The University of Central Lancashire (UCLan) has launched the very first Police Constable Degree Apprenticeship (PCDA) in the Lancashire region to educate future police officers.
The programme has been designed in conjunction with the College of Policing as part of the new Policing Education Qualifications Framework (PEQF), which forms part of the National Policing Vision 2025.
Working with Lancashire Constabulary, the University will deliver the academic content of the apprenticeship at its campus in Preston for its three year duration. This will lead to a graduation at the university for the students and the attainment of Bachelor of Science (BSc) in Professional Policing Practice, Simultaneously, they will fully qualify as police officers.
Professor Ian Allison said: “It’s fantastic to have been selected by Lancashire Constabulary to deliver degree apprenticeships as part of the Police Education Qualifications Framework (PEQF).
“The development of this innovative degree apprenticeship in the Police Service, has involved a strong collaboration between Lancashire Constabulary, UCLan and the College of Policing in its governance role as the professional body for the service. This has ensured accreditation and quality in both design and delivery and is an exciting time for all involved in the move towards greater professionalisation of the service.”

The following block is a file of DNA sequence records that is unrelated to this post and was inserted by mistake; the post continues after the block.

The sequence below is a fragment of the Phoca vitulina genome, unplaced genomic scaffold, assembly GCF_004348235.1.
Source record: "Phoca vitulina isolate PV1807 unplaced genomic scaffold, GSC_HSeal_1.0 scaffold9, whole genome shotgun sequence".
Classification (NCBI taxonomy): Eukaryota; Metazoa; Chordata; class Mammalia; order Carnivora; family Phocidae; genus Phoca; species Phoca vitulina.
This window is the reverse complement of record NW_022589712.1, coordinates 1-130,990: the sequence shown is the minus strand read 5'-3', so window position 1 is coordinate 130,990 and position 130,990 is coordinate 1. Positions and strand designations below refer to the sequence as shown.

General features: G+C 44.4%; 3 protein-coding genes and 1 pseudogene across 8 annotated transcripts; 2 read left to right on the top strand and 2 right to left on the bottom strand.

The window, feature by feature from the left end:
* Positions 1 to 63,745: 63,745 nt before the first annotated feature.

Lancashire Constabulary’s Chief Constable Andy Rhodes said: “The intake is the first ever degree apprenticeship group so I took the opportunity to talk to many of the officers and their relatives after the attestation ceremony. The energy and commitment of our new colleagues is matched only by their obvious quality with many of them having spent several years trying to join Lancashire Constabulary.
“Our recruitment plan will hopefully see many more recruits joining us over the next 18 months.”
Lancashire Police and Crime Commissioner Clive Grunshaw said: “”Police officers come from all walks of life and work around the clock to keep people safe. Investing in our officers will always be a top priority and this new recruiting process is a good opportunity to gain hands on operational policing experience, whilst at the same time obtaining valuable academic qualifications to equip officers with the skills necessary to manage the increasing demands of modern policing.”